Ultimate Guide to CNC Software

What is CNC Software?

For over half a century, Computer Numeric Control (CNC) has impacted manufacturing operations globally. With the rise of computer automation, CNC was designed to allow precise control of tools and tooling to produce parts faster and more accurately than human machining.

Of course, CNC programming must be accompanied by CNC software. And this software is what creates and sends the program codes and complex instructions to the tools on a machine. With the computer controlling the machine, shops can produce precise workpieces and ensure repetitive pieces are within the same tolerance.

But CNC software doesn’t work alone. Today, other types of software are utilized to create the designs and render them for use within CNC software. Before moving on, we need to understand these terms better to fully grasp the importance of CNC software.


CAD stands for Computer-Aided Design.  It’s a highly versatile software that renders designs in 2D or 3D. This saves time in the iterative process, and allows designers to make changes and adjustments on screen before production. Curves, lines, voids, and other features can be added, and designers can zoom into the interior of the design and the exterior. They can rotate it to any angle for review to correct any flaws.


Once the design parameters are completed on CAD, Computer-Aided Manufacturing CAM Software is used to take the geometrical values of the CAD design and encode the production parameters that will be used on the CNC machine. This includes tool speed, traverse speed and direction, and other movement-related data needed to drive the CNC controller. CAM converts these parameters into G-Code for use on the CNC.


As both CAD and CAM software matured, the trend emerged to combine them into a single software called CAD/CAM. This offered many advantages and meant that companies no longer needed to host two separate software programs to supply instructions to CNC machines. This reduced cost and improved consistency as the single software was designed to run in tandem.


The instructions from either CAM software or CAD/CAM software used to instruct the CNC machine are called G-Code. G-Code—or Geometric Code— is a programming language that will give the CNC machine its path, speed, and other tasks to create optimized parts.

How Does CNC Software Work?

CNC software works by linking the tools and toolsets on a CNC machine to a computer. Using the G-Code sent by CAM or CAD/CAM software, the CNC machine instructs the tools to follow specific paths, run at certain speeds, or take other actions.  These instructions are followed in a specified sequence to optimize the build and to produce the part most efficiently with the least waste.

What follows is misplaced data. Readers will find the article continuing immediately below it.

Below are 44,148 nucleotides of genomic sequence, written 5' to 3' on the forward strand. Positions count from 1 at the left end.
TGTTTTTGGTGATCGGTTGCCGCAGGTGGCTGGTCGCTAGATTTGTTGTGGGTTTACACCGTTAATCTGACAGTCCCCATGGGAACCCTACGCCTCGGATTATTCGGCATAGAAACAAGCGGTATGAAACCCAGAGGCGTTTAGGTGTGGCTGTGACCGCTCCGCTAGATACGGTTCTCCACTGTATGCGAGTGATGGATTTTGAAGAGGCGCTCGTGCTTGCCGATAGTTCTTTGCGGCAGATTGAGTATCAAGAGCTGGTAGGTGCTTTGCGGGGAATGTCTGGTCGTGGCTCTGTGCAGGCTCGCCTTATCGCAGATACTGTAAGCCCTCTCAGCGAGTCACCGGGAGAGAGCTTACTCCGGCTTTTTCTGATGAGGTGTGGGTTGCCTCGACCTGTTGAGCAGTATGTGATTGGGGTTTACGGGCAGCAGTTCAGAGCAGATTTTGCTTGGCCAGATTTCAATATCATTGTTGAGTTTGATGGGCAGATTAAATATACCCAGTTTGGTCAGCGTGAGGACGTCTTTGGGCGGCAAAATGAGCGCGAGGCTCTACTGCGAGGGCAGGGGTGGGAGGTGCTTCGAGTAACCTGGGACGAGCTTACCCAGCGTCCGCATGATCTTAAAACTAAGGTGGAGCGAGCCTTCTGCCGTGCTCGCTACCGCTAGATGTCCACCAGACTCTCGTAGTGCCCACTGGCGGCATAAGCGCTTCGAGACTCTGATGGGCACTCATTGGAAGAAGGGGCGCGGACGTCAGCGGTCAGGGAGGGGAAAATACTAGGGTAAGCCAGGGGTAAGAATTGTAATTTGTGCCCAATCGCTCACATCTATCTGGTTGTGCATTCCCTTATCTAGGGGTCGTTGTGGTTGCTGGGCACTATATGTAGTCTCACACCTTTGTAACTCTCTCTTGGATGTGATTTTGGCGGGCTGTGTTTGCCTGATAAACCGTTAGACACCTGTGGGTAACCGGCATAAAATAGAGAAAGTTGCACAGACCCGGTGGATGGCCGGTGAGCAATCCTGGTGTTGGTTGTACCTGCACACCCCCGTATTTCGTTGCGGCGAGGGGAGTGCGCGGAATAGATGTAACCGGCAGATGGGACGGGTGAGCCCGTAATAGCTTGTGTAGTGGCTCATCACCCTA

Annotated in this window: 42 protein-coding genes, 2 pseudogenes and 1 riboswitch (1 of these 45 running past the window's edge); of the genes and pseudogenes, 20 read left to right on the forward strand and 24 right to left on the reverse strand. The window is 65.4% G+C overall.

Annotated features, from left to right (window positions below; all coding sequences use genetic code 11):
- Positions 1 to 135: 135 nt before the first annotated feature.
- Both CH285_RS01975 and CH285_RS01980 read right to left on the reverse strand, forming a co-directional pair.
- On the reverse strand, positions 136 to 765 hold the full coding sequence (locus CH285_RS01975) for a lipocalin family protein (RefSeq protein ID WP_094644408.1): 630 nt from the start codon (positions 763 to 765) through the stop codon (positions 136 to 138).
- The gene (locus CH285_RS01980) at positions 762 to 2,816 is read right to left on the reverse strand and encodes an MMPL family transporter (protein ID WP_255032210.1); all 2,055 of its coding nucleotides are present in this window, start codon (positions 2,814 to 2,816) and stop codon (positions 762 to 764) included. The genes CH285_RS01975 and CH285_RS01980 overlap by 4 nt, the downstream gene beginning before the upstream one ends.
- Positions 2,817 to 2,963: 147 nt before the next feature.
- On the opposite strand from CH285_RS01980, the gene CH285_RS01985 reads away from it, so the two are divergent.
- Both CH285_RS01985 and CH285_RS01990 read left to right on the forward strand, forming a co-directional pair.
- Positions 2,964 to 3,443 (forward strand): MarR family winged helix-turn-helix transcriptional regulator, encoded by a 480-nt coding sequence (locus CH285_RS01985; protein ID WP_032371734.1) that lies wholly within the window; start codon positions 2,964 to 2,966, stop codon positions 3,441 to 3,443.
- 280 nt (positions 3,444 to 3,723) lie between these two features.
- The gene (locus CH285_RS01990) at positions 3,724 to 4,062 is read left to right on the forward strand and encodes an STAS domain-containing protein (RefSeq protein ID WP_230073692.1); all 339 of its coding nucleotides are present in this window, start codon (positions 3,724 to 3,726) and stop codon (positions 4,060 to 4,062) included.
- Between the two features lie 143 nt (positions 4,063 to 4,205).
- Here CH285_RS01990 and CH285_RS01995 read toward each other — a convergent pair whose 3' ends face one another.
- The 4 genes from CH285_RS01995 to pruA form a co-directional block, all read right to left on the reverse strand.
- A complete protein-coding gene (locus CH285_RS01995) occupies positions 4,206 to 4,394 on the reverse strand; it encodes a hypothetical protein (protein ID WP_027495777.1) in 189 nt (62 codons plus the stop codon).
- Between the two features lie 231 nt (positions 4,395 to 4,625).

What are the advantages of CNC software?

CNC software has many advantages. It increases the capabilities of machining beyond the range of what could be done by humans. The repeatability is also highly accurate, and it can maintain tight tolerances from piece to piece. Because a machine is doing the work with precision, production throughput is also higher than human-run machines.

CNC software is also safer. As the computer controls the tool pack, the production area can be enclosed, keeping debris and waste away from the operator. This means lower labor costs and lower overall costs. And because the equipment is computer-driven, maintenance can be reduced, and when it is required, the machine can identify the area of the problem for a faster restart.

CNC is all about computer-controlled machine tools. Because of that, there’s a lot of software to be aware of. CNC newcomers should understand that a complex software suite underpins all CNC work. As a result, both CAD and CAM software are critically important.

What is CAD?

Design has always been part of manufacturing. In the past, it required complex drawings and renderings by hand. The advent of computer technology changed that and allowed computing to be harnessed to enable design on screen.

CAD designs can be either 2D or 3D. The software allows for complex geometries, curves, lines, voids, and contours in high-definition detail. As it relates to CNC machining, CAD software today can enable the design of parts made in two, three, four, or five axes on a CNC machine, making it an essential and versatile piece of software for any CNC.